I have no doubt, of course, that his thesis gives some people a sense of freedom from ideas which they have experienced as stifling. But the skeptics in question regard those other ideas as merely old ones; any new modification of the history of Christianity, though it may be built upon new methods and knowledge (as all new historical models must be), gets blasted down as "more of the same." They simply tag the name of "apologetics" upon all new scholarship that modifies or revises, and does not reject, outdated models. The discipline called "history," as I implied above, is building-and-revision; but many skeptics do not accept revision; what they want is revision that allows rejection. It's rejection of new ideas that their skepticism desires, and if revision allows that, then they accept it.

Even as I write this it seems to have a touch of outlandishness. After all, we all think of those who reject new ideas as dogmatists and traditionalists. Surely skeptics are different creatures. Well, I'm not the first to compare skeptics with fundamentalists; they have their own sort of fundamentalism, though I would concede that actually calling them fundamentalists is liable to confuse rather than illuminate the issue. All I mean to highlight is the kind of hard, close-minded skepticism that Sagan was in a position to know about; he may very well have seen such a tendency in himself (sitting next to his great imaginative powers). Science has its own close-mindedness, and not just to new biblical scholarship: just look at the resistance among the scientific community to all kinds of ideas. Every field of science is characterized by two or more positions who often do not work together or even hear each other very well. One of my favorite books, The Big Splat, describes the deep and longstanding resistance offered by the scientific community to the ideas that the basins on the moon could be impact craters, that the moon itself might be due to a giant impact on the Earth, and that life on our planet could be largely defined by a history of impacts. I would wager that models of knowledge from Newton to Darwin and Einstein also had their scientist detractors.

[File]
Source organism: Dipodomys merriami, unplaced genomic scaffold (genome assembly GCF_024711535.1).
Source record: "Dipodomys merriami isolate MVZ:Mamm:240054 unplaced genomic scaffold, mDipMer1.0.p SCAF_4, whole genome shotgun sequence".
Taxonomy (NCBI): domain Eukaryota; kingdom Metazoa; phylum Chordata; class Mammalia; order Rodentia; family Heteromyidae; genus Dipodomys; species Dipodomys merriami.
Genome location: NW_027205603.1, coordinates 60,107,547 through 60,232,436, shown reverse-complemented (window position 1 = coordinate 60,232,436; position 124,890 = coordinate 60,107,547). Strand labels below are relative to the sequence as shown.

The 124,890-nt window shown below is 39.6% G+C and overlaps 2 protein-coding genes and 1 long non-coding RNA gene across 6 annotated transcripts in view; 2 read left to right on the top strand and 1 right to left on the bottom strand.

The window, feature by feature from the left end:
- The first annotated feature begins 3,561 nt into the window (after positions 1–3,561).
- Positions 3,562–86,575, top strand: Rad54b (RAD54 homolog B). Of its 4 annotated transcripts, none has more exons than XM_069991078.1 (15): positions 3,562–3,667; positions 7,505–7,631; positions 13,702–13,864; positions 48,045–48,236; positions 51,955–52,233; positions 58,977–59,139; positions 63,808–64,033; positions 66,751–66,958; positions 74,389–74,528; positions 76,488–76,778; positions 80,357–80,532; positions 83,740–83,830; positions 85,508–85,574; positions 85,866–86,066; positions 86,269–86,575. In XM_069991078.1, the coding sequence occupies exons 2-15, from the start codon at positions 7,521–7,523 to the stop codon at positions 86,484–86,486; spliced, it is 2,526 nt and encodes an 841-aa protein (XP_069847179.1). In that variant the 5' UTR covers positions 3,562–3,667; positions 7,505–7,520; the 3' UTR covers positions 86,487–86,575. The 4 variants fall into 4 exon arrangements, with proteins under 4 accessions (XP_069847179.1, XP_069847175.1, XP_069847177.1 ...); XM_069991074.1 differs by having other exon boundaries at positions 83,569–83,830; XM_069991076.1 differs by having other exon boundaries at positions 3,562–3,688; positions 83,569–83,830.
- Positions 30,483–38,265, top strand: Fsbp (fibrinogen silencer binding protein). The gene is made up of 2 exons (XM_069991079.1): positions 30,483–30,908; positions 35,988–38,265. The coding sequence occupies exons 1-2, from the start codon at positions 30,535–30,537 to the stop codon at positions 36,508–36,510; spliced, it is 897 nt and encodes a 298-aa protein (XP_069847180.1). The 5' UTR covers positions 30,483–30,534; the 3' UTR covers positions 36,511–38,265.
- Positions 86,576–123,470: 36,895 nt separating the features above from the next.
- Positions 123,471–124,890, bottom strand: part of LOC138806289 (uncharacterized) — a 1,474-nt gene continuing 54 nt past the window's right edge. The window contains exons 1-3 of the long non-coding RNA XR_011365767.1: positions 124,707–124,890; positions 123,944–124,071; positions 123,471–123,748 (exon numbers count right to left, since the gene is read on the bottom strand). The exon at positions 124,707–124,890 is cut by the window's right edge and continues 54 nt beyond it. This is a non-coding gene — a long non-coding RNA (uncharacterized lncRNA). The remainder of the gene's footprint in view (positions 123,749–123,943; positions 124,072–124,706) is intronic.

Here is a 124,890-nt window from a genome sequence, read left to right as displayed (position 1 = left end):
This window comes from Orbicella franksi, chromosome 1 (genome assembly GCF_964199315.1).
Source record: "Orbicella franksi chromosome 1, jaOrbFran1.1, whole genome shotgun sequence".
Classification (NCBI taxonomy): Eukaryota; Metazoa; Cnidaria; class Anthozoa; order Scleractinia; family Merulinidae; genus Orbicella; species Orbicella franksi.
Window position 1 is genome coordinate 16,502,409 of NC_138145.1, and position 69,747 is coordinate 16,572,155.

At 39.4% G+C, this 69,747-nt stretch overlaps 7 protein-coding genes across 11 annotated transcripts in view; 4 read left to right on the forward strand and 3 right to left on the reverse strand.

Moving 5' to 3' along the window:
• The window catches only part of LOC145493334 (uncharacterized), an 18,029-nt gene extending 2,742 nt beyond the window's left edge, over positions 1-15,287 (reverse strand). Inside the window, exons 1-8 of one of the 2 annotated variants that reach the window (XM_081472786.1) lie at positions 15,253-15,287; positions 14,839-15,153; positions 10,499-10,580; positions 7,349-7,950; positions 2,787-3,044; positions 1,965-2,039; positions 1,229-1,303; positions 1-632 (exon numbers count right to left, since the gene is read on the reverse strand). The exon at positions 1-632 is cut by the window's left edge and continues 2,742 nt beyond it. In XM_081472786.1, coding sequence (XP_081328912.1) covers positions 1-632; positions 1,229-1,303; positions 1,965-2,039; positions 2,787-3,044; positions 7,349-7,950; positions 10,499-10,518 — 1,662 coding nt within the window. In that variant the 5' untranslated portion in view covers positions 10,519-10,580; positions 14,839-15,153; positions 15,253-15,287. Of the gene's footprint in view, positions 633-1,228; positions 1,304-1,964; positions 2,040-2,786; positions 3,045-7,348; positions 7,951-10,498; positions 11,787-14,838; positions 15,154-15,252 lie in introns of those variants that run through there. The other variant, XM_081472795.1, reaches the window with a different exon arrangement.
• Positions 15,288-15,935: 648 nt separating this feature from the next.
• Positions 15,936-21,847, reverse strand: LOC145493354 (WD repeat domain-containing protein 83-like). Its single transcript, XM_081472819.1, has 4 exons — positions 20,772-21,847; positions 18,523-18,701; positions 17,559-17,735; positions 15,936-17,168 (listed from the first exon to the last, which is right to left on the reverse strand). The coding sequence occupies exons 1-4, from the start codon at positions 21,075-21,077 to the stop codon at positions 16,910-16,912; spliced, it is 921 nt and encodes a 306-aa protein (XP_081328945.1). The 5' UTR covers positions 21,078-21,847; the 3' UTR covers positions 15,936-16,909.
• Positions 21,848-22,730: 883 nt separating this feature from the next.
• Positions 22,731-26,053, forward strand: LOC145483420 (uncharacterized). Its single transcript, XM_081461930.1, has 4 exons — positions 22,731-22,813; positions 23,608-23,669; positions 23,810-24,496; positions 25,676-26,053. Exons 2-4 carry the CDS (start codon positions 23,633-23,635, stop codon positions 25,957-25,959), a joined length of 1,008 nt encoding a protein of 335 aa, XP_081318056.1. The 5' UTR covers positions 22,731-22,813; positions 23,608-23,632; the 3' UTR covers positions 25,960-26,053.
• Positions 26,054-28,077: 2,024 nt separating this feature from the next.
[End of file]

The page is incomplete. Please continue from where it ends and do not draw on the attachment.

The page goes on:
I am aware that theists are capable of accepting only those products of historical revision -- only those new ideas -- that confirm the products of religious imagination. Theological fundamentalism is often characterized by this attitude. Opposite the fundamentalists, but appearing as a strange mirror, are the wholesale skeptics.